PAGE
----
Sweet Science: Making Bouncy Bubbles with Sugar

Sweet Science: Making Bouncy Bubbles with Sugar

Bubbles are a timeless fascination for both children and adults alike. They are not only captivating to watch as they float in the air, but they also provide an excellent opportunity to explore science through play. Adding a twist to the traditional bubble-making experience, we'll show you how to use sugar to create bouncy bubbles that will leave everyone amazed. Get ready to dive into the world of sweet science!


To make bouncy bubbles, you'll need the following ingredients:

  1. Dish soap: Choose a mild dish soap, as it tends to produce stronger and longer-lasting bubbles.
  2. Water: Use clean tap water or distilled water.
  3. Sugar: Ordinary granulated sugar will work perfectly for this experiment.
  4. Bowl or container: A wide and shallow bowl or container will be ideal for creating and dipping your bubble wand.
  5. Bubble wand: You can either purchase a bubble wand or create one using a pipe cleaner or a wire bent into a circular shape.


Follow these simple steps to create your bouncy bubble solution:

  1. Prepare the bubble solution: In a bowl, mix equal parts water and dish soap. Stir gently to combine the two ingredients.
  2. Add sugar: Gradually add sugar to the solution while stirring continuously. Aim for a ratio of approximately one part sugar to three parts water and dish soap mixture. Keep stirring until the sugar is completely dissolved.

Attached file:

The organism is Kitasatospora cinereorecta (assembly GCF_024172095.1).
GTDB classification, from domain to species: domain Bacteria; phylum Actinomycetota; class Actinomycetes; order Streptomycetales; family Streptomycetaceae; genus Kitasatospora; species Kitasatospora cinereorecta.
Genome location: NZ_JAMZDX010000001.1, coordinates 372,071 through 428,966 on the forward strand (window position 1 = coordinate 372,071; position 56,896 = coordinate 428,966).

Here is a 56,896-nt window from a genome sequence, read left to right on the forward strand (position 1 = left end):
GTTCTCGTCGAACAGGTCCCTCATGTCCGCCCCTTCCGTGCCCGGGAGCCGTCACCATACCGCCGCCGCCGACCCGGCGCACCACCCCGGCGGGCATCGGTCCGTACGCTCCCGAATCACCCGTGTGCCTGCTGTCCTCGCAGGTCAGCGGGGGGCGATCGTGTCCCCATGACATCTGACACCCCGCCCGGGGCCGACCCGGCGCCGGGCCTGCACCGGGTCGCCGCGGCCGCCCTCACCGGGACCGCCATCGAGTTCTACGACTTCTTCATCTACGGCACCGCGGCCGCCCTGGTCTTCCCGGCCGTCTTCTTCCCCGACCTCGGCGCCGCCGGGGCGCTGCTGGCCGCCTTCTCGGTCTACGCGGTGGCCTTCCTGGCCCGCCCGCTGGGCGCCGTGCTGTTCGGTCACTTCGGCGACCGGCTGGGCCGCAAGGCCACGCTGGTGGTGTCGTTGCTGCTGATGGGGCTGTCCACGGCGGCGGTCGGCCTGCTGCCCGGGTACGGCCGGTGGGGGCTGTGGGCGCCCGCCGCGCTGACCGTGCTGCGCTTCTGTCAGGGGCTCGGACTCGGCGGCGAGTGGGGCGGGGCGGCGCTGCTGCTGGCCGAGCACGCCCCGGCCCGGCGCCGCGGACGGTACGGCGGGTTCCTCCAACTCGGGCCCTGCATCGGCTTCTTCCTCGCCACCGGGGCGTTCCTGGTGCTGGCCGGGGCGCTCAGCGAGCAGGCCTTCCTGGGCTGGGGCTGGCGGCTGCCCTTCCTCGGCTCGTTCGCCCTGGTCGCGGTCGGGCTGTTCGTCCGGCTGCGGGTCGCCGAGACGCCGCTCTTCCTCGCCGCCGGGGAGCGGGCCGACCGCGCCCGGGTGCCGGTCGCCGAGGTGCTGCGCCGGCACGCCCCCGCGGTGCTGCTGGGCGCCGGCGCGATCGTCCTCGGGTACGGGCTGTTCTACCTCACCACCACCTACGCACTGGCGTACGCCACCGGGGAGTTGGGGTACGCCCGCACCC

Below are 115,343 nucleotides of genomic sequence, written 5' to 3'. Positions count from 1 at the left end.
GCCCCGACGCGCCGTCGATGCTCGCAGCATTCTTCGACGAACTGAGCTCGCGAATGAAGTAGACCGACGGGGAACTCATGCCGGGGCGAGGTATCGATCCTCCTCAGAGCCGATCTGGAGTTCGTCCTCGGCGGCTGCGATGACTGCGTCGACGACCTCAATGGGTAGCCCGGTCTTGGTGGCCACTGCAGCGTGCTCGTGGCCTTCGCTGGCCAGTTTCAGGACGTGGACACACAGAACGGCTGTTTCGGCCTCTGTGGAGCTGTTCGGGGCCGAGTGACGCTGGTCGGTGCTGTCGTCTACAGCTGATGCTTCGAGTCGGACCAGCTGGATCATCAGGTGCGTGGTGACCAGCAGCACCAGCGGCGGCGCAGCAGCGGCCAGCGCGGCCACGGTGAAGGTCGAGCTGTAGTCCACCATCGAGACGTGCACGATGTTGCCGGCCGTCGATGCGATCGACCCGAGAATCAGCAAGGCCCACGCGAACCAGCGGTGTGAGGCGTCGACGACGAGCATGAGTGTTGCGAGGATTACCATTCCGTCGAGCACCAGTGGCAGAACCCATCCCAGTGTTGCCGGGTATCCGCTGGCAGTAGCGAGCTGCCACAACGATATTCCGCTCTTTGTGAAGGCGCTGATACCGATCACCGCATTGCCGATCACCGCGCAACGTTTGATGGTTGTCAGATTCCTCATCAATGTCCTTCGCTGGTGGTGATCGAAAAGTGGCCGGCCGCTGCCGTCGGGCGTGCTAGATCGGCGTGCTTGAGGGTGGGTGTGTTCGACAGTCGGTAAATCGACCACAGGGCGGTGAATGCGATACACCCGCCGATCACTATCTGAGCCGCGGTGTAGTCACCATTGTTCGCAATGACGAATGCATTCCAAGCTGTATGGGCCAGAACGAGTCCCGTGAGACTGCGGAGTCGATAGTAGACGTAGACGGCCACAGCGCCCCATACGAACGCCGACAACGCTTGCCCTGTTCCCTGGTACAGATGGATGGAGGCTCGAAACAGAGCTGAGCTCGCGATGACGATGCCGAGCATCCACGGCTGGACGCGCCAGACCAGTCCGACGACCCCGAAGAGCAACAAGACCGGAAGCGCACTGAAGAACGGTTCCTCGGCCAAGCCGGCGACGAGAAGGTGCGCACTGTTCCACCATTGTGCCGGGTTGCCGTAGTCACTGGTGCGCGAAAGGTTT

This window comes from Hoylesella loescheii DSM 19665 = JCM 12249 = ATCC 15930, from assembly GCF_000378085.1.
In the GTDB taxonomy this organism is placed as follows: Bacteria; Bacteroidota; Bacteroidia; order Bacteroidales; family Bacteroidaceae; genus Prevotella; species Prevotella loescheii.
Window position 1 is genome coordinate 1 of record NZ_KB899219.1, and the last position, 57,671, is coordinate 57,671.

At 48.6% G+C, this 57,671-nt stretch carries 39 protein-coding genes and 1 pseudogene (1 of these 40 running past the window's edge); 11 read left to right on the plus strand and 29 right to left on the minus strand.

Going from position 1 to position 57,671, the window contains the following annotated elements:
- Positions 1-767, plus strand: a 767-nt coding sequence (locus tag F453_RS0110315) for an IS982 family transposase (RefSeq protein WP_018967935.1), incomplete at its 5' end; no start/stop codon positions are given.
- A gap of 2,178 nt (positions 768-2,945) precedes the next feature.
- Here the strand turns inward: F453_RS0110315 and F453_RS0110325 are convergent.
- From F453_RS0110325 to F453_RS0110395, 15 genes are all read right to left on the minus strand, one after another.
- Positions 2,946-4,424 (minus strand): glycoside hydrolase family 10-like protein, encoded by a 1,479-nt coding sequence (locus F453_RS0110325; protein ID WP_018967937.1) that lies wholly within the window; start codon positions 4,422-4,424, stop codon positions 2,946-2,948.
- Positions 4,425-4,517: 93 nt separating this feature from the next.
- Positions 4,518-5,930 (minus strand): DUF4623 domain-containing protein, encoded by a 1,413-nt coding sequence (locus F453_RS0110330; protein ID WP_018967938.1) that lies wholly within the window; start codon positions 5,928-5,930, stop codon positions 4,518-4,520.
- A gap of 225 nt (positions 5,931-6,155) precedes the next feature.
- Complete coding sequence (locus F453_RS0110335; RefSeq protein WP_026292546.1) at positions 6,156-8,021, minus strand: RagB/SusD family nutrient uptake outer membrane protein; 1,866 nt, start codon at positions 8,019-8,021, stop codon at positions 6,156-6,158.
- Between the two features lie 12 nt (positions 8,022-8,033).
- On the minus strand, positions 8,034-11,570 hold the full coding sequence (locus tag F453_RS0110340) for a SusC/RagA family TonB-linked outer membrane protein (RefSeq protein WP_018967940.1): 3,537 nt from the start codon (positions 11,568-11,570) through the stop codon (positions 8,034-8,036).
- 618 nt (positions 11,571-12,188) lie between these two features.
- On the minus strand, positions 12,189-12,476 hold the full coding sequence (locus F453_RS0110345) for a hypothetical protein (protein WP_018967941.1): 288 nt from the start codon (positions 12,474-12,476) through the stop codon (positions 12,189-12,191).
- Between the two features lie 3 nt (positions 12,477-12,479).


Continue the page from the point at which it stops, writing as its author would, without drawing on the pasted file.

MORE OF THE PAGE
3. Let it sit: Allow the solution to sit for about 15-20 minutes, giving the sugar enough time to fully dissolve and incorporate into the mixture.
  4. Time to blow bubbles: Dip your bubble wand into the solution, making sure it is fully coated. Slowly blow through the wand to create bouncy bubbles. Be gentle, as the bubbles may burst more easily than regular bubbles.
  5. Observe and experiment: Watch in awe as the bouncy bubbles form and float in the air. Notice how they are slightly more resilient than traditional bubbles, allowing you to catch or even bounce them gently on surfaces. Encourage experimentation by trying different bubble sizes and shapes.

The Science Behind It

The addition of sugar to the bubble solution alters its properties, resulting in bouncy bubbles. The sugar acts as a humectant, attracting and holding moisture. This moisture helps to strengthen the bubble's structure, making it more elastic and less prone to bursting.

When you blow the bouncy bubbles, the sugar molecules form a thin layer around the soap film. This layer creates a more flexible and stretchable surface tension, allowing the bubbles to withstand slight impacts and retain their shape for a longer time.

Safety Considerations

While making bouncy bubbles is an exciting and safe experiment, it's essential to keep a few things in mind:

  1. Adult supervision is recommended, especially when younger children are involved.
  2. Avoid ingesting the bubble solution, as it contains dish soap and sugar.
  3. Ensure the bubble solution does not come into contact with eyes or open wounds.

Making bouncy bubbles with sugar adds an extra element of fun and fascination to the world of bubbles. This simple science experiment allows children to explore concepts such as surface tension, elasticity, and the effects of different ingredients on bubble formation. So, gather your supplies, mix up a batch of bouncy bubble solution, and prepare to be amazed as you watch these extraordinary bubbles bounce and float through the air!

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